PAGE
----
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Biogenesis whistleblower appears at grand jury

The SportsXchange

Biogenesis whistleblower Porter Fischer turned over much-anticipated documents while appearing at a grand jury in Miami in the past week, according to ESPN.

Major League Baseball tried for months to get Fischer to release the records in its effort to investigate the now-defunct clinic.

Fischer leaked some of the records to the Miami New Times last year, which began a performance-enhancing-drugs scandal that led to 14 major league players being suspended.

MLB investigated Biogenesis after the stories broke that players were connected to the clinic and obtained PEDs from it. New York Yankees third baseman Alex Rodriguez is appealing a 211-game suspension. Milwaukee Brewers outfielder Ryan Braun accepted a 65-game ban. Twelve other players, including Texas Rangers outfielder Nelson Cruz and Detroit Tigers shortstop Jhonny Peralta, are serving 50-game suspensions.

Fischer's grand jury appearance is an indication that the scandal will result in a federal law enforcement investigation that may lead to criminal charges against those linked to the clinic, including founder Tony Bosch. Players may be questioned or called as witnesses but will likely not face charges.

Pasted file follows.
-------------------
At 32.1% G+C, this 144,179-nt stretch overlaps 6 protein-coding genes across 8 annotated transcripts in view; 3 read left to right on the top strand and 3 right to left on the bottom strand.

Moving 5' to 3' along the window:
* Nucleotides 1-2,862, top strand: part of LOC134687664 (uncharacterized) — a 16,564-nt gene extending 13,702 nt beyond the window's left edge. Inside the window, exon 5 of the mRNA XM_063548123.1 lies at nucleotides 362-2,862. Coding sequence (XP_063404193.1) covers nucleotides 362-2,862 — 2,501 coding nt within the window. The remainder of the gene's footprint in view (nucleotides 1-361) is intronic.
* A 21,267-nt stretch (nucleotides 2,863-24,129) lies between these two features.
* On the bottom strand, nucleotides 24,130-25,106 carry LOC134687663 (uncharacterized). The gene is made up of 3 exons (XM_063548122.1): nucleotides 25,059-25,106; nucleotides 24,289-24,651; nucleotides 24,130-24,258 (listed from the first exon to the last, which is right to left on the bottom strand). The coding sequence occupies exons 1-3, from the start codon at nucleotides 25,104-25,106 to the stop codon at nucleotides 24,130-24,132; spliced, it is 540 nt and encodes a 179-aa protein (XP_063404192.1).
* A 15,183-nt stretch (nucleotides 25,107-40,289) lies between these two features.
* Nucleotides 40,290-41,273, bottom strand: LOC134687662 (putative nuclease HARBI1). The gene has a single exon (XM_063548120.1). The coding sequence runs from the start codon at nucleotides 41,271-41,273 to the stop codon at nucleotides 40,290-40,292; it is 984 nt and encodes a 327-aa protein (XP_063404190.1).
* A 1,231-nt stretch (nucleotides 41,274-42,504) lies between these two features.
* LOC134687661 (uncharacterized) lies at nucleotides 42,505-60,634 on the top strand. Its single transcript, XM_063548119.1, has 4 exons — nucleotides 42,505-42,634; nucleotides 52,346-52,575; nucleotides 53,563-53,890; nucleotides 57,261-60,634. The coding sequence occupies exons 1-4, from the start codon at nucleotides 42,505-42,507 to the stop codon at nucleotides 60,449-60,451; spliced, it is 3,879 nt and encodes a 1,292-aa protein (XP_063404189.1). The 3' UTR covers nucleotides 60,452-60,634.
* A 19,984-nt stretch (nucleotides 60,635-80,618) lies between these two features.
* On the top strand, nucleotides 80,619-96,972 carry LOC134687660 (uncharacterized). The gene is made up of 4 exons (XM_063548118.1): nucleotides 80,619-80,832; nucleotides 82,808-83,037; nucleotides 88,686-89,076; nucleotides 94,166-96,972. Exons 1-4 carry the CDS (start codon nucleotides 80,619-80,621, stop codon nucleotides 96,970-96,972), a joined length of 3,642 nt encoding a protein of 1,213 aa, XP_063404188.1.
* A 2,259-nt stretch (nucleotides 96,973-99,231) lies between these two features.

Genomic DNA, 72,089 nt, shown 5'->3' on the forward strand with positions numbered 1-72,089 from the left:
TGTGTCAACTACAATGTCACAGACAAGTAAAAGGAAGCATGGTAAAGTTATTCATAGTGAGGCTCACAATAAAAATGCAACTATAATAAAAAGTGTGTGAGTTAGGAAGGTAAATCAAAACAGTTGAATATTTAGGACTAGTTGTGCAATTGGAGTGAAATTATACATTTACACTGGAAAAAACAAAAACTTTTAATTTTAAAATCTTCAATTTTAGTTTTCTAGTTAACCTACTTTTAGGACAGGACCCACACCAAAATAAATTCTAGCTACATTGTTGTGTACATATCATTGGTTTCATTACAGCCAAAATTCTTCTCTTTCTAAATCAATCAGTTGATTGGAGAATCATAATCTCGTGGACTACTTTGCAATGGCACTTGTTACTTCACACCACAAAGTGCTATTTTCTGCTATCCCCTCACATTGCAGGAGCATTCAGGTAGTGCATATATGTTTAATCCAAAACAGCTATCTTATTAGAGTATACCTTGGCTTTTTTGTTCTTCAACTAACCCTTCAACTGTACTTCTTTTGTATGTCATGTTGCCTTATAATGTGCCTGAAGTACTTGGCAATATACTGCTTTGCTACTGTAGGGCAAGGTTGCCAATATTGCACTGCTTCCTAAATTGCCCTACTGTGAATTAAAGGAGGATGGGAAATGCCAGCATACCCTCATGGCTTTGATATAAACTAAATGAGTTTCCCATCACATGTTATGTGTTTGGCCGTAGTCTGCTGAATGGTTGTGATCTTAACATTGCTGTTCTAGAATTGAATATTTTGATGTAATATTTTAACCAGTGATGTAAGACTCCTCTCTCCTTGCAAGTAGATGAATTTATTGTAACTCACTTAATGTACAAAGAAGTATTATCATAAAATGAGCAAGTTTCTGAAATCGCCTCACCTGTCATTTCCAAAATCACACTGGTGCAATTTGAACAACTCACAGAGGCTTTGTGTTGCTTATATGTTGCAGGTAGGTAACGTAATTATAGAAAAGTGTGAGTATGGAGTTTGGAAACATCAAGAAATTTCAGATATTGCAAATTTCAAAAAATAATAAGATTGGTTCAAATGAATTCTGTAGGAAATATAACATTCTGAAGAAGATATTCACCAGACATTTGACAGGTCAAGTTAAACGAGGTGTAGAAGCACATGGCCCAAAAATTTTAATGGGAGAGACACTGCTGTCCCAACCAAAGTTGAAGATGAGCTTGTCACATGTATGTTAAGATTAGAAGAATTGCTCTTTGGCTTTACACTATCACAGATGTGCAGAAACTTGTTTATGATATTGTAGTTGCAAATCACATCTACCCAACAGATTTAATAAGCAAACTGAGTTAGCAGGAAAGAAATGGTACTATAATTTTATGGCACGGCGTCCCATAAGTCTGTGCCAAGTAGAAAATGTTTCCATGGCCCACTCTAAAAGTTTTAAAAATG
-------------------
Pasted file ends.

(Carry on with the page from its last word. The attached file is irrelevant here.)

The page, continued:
Some of the 800-plus pages of documents that Fischer turned over date back to 2009. The records detail doping regiments for pro athletes but law enforcement officials are likely more interested in documents related to underage athletes, Bosch's false references to him being a doctor and spreadsheets that show payments made to deliver drugs.

Fischer and his lawyer refused to comment but MLB officials said Thursday that they are aware of the grand jury proceedings.

Fischer was not questioned under oath, but he may be called back to clarify details in the documents.

The federal investigation has reportedly intensified recently but the Drug Enforcement Administration had already started interviewing sources and getting clinic records.

MLB tried to get Fischer to cooperate with its investigation, even offering him $125,000, but Fischer refused because he felt bullied. MLB named Fischer in an emergency court order earlier this month, which asked a Miami-Dade Circuit Court to require him to release his records.

Bosch has been cooperating with MLB since it filed a local civil lawsuit in March against him and five others connected to Biogenesis. MLB promised to release Bosch from the suit if he cooperated with its investigation.

One key witness is Lazaro "Lazer" Collazo, a former University of Miami baseball coach, who is scheduled to be deposed Friday. Collazo was a Biogenesis patient who is referred to in Biogenesis documents, including his two then-teenage sons being treated by Bosch.
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